For background, if you haven't heard people are tweeting and posting links to a story that suggests, "Cash Can Coax Dieters to Lose Weight" while that same story has made headlines the world over.
Not one to post links to abstracts or press releases without reading the paper, but intrigued by the attention, I set out to find the paper and read the study.
So what'd I learn from the read?
Firstly that there's actually nothing to read. There is no published study. Here we're talking about an abstract that was presented 3 days ago at a cardiology conference.
Secondly I learned that regardless of the fact that the folks who were paid cash did better, "better" meant losing 9.1lbs in a year vs. 2.3lbs, and a dropout rate of 38% vs. 74%. Now the dropout rate in the cash group is pretty typical for a behavioural weight loss intervention, perhaps ever so slightly better than average even, but certainly nothing to write home about if the suggestion is that cash helps with adherence. And what's there to be made from the staggering 74% dropout rate in the control group that received the same freely provided intervention? My take is that the intervention they used must be truly awful as how bad does your freely provided weight loss intervention have to be to yield a drop out rate of 74%?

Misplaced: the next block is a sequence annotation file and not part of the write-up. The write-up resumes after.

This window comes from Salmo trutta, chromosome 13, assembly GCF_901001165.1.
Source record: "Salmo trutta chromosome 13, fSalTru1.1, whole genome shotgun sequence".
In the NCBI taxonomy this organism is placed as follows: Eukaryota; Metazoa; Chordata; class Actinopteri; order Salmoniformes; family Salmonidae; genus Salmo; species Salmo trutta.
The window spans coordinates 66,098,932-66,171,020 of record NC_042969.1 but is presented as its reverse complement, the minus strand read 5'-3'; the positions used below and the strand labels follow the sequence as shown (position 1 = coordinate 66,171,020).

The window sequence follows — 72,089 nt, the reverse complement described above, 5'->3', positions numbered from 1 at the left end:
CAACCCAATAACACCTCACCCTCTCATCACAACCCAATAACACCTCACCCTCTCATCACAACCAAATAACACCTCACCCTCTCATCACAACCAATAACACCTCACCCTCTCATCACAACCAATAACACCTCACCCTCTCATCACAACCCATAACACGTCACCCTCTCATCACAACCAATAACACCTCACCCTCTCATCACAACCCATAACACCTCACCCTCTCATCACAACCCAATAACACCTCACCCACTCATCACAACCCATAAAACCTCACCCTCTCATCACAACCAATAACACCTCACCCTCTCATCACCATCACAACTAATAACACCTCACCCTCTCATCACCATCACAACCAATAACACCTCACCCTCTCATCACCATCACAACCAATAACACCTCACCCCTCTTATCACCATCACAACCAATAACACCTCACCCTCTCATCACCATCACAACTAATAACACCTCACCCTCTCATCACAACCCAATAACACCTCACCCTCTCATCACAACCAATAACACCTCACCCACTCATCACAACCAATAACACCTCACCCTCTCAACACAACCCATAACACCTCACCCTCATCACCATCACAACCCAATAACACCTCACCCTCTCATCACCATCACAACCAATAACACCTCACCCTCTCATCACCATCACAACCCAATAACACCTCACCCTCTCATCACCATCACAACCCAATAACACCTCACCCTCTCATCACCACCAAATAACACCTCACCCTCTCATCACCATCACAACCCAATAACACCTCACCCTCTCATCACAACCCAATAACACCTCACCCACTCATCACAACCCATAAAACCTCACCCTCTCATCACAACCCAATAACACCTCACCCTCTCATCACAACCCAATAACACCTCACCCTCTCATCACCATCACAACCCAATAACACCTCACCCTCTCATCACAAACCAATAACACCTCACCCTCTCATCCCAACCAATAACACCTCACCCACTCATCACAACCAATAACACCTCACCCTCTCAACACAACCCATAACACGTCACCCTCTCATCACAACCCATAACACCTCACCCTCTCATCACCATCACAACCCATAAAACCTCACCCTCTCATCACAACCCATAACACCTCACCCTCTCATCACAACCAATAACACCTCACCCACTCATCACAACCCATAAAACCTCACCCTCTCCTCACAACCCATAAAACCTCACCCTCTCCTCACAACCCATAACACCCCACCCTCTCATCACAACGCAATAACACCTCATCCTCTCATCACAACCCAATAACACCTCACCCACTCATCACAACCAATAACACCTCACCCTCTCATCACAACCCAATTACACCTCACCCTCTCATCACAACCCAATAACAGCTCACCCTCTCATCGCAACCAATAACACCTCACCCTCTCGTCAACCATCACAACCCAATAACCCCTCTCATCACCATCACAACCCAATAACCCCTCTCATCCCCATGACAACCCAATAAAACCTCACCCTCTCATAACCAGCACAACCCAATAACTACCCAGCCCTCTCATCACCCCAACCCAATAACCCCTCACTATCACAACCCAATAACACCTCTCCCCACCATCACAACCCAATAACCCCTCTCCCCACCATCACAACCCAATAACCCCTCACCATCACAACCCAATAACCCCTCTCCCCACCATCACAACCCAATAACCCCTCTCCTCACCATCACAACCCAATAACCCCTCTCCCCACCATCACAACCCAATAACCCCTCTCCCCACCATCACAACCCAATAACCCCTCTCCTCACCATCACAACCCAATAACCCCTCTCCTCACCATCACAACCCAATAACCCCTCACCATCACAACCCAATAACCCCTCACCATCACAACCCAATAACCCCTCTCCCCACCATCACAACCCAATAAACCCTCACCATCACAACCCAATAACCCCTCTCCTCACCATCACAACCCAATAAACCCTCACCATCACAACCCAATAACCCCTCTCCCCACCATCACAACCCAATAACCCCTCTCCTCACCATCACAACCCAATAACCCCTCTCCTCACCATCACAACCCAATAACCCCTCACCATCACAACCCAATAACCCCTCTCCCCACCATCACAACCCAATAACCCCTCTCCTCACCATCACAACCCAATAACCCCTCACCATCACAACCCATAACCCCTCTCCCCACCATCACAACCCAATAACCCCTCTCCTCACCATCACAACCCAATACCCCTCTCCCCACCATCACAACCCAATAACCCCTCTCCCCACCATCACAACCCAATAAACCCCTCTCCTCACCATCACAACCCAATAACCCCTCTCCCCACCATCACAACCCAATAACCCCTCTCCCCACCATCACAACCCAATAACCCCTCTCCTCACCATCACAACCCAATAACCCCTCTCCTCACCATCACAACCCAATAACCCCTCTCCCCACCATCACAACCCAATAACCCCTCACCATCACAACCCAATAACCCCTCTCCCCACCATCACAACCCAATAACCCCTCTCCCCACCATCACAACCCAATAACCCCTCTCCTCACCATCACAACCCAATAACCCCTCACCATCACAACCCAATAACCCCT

And what of the losses? 9.1lbs? Considering the press release reports the participants' average BMIs ranged between 30 and 40, the 9.1lb intention to treat loss to me sounds like pretty much what you would expect in a well designed behavioural weight management program without cash incentives, while the 2.3lb loss is lower than would be expected of a well designed program.
Lastly I learned that the abstract's presenter/author disclosed a financial relationship with a company called GymPact which as you might guess, uses financial incentives and disincentives in encouraging people to exercise.
The one thing I didn't learn is anything about long-term outcomes. I'd argue that especially with an intervention like monetary incentivization we need the long-term data as I'd bet that for many the money involved might lead them to "try harder" which while you might think that'd be a good thing, my experience has taught me the opposite. Whereby if the money led a person to be all the more strict with their lifestyle changes they'd be far less likely to sustain that degree of strictness when the incentive to do so disappeared.
I can't fathom why this abstract made headlines. The weight loss was minimal. The drop out rate abysmal. The study too short. And it's just an abstract! One thing however is certain - the fact that this abstract with really lame outcomes captured the world's attention is a truly terrifying statement as to what passes for news these days when it comes to obesity.